20

I'd like some child div of a main div be hidden by default an visible when you hover over the main div.

I'm trying to have that native in angular and forget the .hover() way in jquery.

I though about using ng-show on the child div and then updating the binding when I hover the main div. Is there a directive to listen for hovering?

  • There isn't a directive for hovering (eg ng-hover), but you can write one! That's the beauty of AngularJS. =) – Scott Sword Apr 2 '13 at 19:25
52

You're on the right track. You can actually use the ngMouseenter and ngMouseleave directives to do this.

<span ng-mouseenter="show = true" ng-mouseleave="show = false">
  Mouse over me.
</span>

<div ng-show="show">Hello!</div>

Here's a working Plunker: http://plnkr.co/edit/Ro80nR7HT7OGGPCXjz7E?p=preview

@Swordfish0321 is also right - you can write a very simple directive to listen specifically for the hovering if you'd like, but it may not be necessary. We use mouseenter and mouseleave for tooltips in UI Bootstrap, for example.

  • thanks! that's what I was looking for – plus- Apr 2 '13 at 21:55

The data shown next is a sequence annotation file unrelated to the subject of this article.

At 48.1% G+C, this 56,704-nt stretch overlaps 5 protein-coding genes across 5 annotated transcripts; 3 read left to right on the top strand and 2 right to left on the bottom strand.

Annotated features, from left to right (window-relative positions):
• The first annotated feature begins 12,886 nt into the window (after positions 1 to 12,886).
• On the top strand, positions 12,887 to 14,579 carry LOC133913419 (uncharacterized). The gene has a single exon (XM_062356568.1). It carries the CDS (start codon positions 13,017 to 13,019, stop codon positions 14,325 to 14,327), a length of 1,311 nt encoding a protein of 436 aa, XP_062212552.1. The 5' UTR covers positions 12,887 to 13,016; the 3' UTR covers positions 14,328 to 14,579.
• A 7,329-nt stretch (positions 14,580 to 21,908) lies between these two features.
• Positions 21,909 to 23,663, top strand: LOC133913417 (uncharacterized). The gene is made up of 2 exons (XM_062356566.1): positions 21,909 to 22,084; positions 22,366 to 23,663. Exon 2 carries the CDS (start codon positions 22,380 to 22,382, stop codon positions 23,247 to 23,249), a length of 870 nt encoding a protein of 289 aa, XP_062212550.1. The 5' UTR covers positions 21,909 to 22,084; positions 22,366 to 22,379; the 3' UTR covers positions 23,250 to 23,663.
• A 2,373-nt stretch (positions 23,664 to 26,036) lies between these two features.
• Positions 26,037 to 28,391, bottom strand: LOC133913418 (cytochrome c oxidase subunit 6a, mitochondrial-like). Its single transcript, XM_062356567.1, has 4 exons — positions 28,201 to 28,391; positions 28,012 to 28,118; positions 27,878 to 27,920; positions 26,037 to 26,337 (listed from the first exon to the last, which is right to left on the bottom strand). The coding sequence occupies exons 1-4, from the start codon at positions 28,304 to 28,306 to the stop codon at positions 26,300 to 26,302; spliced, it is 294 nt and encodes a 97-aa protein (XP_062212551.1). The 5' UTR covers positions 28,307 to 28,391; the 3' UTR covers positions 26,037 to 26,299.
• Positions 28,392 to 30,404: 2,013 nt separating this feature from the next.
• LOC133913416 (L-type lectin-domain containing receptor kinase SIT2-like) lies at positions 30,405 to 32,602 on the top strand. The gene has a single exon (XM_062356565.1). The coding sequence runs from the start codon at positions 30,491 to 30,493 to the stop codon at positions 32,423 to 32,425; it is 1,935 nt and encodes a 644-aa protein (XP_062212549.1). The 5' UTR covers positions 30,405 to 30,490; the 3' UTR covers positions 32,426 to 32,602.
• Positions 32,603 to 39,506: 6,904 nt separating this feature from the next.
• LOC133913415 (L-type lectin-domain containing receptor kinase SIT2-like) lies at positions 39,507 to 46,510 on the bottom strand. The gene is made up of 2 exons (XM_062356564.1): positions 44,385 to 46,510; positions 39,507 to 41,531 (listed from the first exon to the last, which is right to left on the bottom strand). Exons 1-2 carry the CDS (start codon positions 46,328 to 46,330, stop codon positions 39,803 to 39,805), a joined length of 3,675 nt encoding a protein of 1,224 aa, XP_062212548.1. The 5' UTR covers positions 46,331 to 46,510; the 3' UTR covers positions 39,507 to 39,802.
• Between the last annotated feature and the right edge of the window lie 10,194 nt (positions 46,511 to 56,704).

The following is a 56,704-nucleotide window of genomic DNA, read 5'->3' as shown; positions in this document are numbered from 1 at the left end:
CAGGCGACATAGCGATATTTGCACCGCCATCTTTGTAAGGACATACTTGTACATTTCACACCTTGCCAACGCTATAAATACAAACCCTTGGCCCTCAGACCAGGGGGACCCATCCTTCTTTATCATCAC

• @Josh David Miller. I want to display "Hello" also if I hover on it. And I can not put it as inner div. Any help on this? – Shefalee Chaudhary Aug 4 '17 at 10:15
4

Thanks to @JoshDavidMiller for a very succinct answer. I had a need to do this in an ng-repeat and couldn't quite figure out an elegant way to do it. Using a boolean on the scope was showing the edit controls for all elements in the list instead of just the one I was hovering over. I almost stooped to whipping out angular.element (i.e. JQuery) and attaching hover handlers myself so they could manually show just the controls for the hovered element. I am glad I didn't stoop to such evil ways.

<div ng-repeat="item in items" ng-mouseenter="item.showEdit = true" ng-mouseleave="item.showEdit = false">
    <span class="glyphicon glyphicon-edit" ng-show="item.showEdit"></span>
    Mouse over me.
</div>

Simply attach the property to the item rather than $scope. In a few situations I couldn't add random keys to the items in my list so I mapped my array to a new one where the item is actually a property on a wrapper object, then I could attach any properties I wanted to the wrapper object without polluting the item keys.

  • 2
    I had a similar problem that I resolved by explicitly referring to the $parent scope. Before that, when I tried to update the object directly, it just created a new field with the same name in the lower scope. – downhand Jan 27 '15 at 13:58
  • @downhand Right, that's because of scope inheritance. You can read inherited properties, but setting them only hides the underlying prototype property rather than overriding it. More of a JavaScript limitation than an Angular one :) – Chev Jan 27 '15 at 20:27

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